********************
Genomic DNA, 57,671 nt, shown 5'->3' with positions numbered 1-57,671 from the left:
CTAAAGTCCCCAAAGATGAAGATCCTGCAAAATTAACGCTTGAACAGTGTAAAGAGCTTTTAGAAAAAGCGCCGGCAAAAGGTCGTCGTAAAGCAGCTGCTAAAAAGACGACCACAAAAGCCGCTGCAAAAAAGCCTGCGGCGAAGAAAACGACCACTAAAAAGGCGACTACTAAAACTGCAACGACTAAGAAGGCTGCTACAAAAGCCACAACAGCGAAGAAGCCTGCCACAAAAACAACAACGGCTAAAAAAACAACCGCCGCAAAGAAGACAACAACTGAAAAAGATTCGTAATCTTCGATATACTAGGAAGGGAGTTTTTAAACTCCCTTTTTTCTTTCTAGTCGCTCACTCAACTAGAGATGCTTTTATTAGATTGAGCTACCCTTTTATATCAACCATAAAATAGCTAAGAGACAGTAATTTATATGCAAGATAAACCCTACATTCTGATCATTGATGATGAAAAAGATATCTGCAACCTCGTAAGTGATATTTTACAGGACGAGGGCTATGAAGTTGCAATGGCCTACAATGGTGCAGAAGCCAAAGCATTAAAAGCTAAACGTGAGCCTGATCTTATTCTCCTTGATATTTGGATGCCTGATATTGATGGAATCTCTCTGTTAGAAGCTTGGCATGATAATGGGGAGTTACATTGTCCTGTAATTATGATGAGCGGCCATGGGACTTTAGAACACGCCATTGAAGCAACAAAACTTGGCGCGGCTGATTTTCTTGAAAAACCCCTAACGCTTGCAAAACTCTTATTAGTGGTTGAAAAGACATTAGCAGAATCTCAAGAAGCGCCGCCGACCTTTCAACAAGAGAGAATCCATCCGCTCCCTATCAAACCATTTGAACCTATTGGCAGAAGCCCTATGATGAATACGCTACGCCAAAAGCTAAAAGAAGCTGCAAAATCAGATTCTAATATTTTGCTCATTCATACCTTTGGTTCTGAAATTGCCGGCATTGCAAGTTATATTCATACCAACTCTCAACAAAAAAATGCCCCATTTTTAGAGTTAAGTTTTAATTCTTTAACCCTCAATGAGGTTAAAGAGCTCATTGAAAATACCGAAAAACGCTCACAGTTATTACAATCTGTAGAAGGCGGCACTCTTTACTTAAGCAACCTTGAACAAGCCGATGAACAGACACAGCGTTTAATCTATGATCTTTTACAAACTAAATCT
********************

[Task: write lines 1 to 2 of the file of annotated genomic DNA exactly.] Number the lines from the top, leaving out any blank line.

Genomic DNA, 57,671 nt, shown 5'->3' with positions numbered 1-57,671 from the left:
CTAAAGTCCCCAAAGATGAAGATCCTGCAAAATTAACGCTTGAACAGTGTAAAGAGCTTTTAGAAAAAGCGCCGGCAAAAGGTCGTCGTAAAGCAGCTGCTAAAAAGACGACCACAAAAGCCGCTGCAAAAAAGCCTGCGGCGAAGAAAACGACCACTAAAAAGGCGACTACTAAAACTGCAACGACTAAGAAGGCTGCTACAAAAGCCACAACAGCGAAGAAGCCTGCCACAAAAACAACAACGGCTAAAAAAACAACCGCCGCAAAGAAGACAACAACTGAAAAAGATTCGTAATCTTCGATATACTAGGAAGGGAGTTTTTAAACTCCCTTTTTTCTTTCTAGTCGCTCACTCAACTAGAGATGCTTTTATTAGATTGAGCTACCCTTTTATATCAACCATAAAATAGCTAAGAGACAGTAATTTATATGCAAGATAAACCCTACATTCTGATCATTGATGATGAAAAAGATATCTGCAACCTCGTAAGTGATATTTTACAGGACGAGGGCTATGAAGTTGCAATGGCCTACAATGGTGCAGAAGCCAAAGCATTAAAAGCTAAACGTGAGCCTGATCTTATTCTCCTTGATATTTGGATGCCTGATATTGATGGAATCTCTCTGTTAGAAGCTTGGCATGATAATGGGGAGTTACATTGTCCTGTAATTATGATGAGCGGCCATGGGACTTTAGAACACGCCATTGAAGCAACAAAACTTGGCGCGGCTGATTTTCTTGAAAAACCCCTAACGCTTGCAAAACTCTTATTAGTGGTTGAAAAGACATTAGCAGAATCTCAAGAAGCGCCGCCGACCTTTCAACAAGAGAGAATCCATCCGCTCCCTATCAAACCATTTGAACCTATTGGCAGAAGCCCTATGATGAATACGCTACGCCAAAAGCTAAAAGAAGCTGCAAAATCAGATTCTAATATTTTGCTCATTCATACCTTTGGTTCTGAAATTGCCGGCATTGCAAGTTATATTCATACCAACTCTCAACAAAAAAATGCCCCATTTTTAGAGTTAAGTTTTAATTCTTTAACCCTCAATGAGGTTAAAGAGCTCATTGAAAATACCGAAAAACGCTCACAGTTATTACAATCTGTAGAAGGCGGCACTCTTTACTTAAGCAACCTTGAACAAGCCGATGAACAGACACAGCGTTTAATCTATGATCTTTTACAAACTAAATCT